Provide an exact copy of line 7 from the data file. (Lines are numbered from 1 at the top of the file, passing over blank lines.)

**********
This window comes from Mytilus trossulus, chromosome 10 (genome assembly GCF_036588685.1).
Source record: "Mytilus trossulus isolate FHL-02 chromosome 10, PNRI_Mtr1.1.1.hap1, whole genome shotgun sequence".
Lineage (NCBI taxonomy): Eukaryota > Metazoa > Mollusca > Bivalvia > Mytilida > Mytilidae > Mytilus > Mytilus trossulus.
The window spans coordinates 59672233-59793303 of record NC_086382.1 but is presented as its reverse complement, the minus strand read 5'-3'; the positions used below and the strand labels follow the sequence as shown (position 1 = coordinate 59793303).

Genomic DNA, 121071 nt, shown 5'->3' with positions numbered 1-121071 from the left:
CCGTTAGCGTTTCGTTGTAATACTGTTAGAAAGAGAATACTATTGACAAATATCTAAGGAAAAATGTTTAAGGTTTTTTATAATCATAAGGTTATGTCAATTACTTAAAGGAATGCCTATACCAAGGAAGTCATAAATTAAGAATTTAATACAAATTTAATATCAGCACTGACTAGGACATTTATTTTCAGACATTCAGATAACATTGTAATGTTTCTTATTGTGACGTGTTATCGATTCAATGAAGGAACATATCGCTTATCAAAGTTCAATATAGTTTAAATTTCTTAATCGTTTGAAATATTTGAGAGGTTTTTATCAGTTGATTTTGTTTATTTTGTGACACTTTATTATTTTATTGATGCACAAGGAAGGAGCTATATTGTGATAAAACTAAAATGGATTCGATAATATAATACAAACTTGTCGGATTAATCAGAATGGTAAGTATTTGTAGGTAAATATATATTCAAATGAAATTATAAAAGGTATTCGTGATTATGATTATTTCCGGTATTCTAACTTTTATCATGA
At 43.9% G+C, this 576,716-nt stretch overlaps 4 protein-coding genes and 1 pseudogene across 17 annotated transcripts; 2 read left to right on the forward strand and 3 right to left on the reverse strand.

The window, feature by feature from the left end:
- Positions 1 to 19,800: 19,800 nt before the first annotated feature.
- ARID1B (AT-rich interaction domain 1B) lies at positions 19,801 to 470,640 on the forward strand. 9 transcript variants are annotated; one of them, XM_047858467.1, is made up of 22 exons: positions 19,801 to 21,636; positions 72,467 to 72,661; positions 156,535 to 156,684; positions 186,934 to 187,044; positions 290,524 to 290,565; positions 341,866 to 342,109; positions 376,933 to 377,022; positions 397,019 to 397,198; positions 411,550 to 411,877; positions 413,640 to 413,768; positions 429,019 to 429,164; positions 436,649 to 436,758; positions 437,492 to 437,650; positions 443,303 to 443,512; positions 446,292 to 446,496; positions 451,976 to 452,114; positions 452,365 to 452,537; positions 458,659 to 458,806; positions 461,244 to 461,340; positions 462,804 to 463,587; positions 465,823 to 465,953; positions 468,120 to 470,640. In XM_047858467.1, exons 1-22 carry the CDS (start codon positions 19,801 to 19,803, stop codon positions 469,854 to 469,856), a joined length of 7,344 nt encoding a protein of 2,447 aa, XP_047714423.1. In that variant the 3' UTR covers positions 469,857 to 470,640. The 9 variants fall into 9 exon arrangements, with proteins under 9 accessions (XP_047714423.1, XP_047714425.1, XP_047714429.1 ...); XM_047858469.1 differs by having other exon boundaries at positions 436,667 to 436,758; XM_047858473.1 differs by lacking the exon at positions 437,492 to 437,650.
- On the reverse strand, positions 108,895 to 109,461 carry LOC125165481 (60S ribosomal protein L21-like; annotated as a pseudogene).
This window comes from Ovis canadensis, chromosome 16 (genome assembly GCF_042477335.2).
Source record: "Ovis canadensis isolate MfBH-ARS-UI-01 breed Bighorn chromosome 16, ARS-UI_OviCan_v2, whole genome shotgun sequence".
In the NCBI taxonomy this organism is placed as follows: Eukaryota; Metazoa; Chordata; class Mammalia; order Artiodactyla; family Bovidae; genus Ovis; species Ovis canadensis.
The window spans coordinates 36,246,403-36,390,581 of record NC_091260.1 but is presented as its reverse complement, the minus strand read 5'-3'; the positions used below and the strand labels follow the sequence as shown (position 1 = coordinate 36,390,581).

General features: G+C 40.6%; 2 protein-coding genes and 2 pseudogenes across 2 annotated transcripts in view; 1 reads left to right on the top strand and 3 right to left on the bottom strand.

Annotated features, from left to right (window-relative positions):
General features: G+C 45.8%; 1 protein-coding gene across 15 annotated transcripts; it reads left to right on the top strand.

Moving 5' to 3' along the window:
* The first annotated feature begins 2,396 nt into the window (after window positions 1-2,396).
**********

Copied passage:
At 43.9% G+C, this 576,716-nt stretch overlaps 4 protein-coding genes and 1 pseudogene across 17 annotated transcripts; 2 read left to right on the forward strand and 3 right to left on the reverse strand.